Michigan Public Health and Focus: HOPE receive grant to support workforce development programs for Black youth

Headshot of Enrique Neblett

Enrique Neblett to lead project

Enrique Neblett, professor of Health Behavior and Health Education at the University of Michigan School of Public Health, has been awarded an Institutional Challenge Grant co-funded by the William T. Grant Foundation, Spencer Foundation, and Doris Duke Charitable Foundation. The grant encourages university-based research institutes, schools, and centers to grow existing research-practice partnerships with public agencies or nonprofit organizations in order to reduce inequality in youth outcomes.

The $650,000 grant supports a partnership between the University of Michigan and Focus: HOPE, a Detroit-based civil rights and human services organization. While workforce development programs can be a viable option to address employment needs for youth during the transition to adulthood, current evidence suggests the benefit of these programs is stronger for White than Black participants. The project aims to understand and address how Black youth’s stress burden and mental health affects participation in and the outcomes of workforce development programs through community-based participatory research (CBPR).

“The partnership between Michigan Public Health and Focus: HOPE will have a positive ripple effect on the economic and mental health fortitude of Detroit youth and create institutional change that increases the respect for and value of research practice partnerships,” said Neblett.

Institutional Challenge Grantees take steps to enhance an institutional infrastructure for supporting and rewarding community-engaged research and strengthen the capacity of partner agencies to use research in their practice. To support the institutional change portion of the grant, the university and its partners will:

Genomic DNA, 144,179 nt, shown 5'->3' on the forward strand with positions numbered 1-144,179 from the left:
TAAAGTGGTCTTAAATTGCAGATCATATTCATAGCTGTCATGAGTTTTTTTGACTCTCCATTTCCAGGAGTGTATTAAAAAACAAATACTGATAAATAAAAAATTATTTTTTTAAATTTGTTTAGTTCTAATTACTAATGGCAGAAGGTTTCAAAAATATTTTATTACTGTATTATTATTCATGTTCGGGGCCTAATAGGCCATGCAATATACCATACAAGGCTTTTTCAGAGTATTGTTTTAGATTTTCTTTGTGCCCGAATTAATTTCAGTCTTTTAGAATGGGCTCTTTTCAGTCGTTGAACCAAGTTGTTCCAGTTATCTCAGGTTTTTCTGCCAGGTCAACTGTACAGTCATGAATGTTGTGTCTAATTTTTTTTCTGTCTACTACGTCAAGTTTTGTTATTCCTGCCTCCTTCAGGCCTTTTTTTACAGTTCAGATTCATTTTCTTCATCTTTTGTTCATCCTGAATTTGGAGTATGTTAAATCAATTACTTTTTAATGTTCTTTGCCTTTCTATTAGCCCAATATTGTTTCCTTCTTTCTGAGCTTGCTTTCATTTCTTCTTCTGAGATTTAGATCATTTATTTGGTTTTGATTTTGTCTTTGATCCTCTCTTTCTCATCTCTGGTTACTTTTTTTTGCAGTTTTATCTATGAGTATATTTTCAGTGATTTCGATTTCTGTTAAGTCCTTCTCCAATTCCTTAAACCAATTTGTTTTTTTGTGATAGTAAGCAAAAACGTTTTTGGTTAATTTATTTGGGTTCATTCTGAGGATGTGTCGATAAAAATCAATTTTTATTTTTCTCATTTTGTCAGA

• Provide seed money for the Detroit Community-Academic Urban Research Center to support early career faculty engaging in youth-focused partnership work
  • Offer services including consultation and professional development workshops on building research practice partnerships and youth-focused CBPR for faculty interested in strengthening their public engagement research skills
  • Collaborate with the Faculty Senate Advisory Committee on University Affairs to convene a workgroup dedicated to addressing institutional barriers and developing institutional strategies to sustain community-engaged research
  • Convene a conference at the university to feature the work of research practice partnerships. 

On the practice side, the grant will advance Focus: HOPE’s access to, interpretation of, and use of research through infrastructure support and research and capacity building training for staff. Neblett says Focus: HOPE will strengthen Michigan Public Health’s capacity to partner effectively and equitably with non-profit organizations.

“In addition to addressing youth inequality, our goal is to create change that replaces practices and policies that adversely impact research-practice partnerships with structural investments to support collaborative, equitable, and mutually beneficial community-engaged research,” he said. “We’re excited about the sustained impact that our partnership will have on not only institutional change but also community change.”

“An inquiry into the benefits of promoting mental wellness by reducing cognitive load and unnecessary hassles in workforce programs is critical to the futures of young people,” said Jasahn. M. Larsosa, founding director of Advocacy, Equity, & Community Empowerment for Focus: HOPE and co-principal investigator of the project. “In an era of changing work preferences, the pandemic forced organizations and employers to radically relax requirements and conditions. This research-practice partnership will give us the data needed for continuing these improvements.”

In addition to Neblett, Barbara Israel and Chris Coombe, also of Michigan Public Health’s Department of Health Behavior and Health Education, the Center for Academic Innovation, and the Detroit Community-Academic Urban Research Center will collaborate on the project. 

Learn more about the Institutional Challenge Grants and this year’s grantees.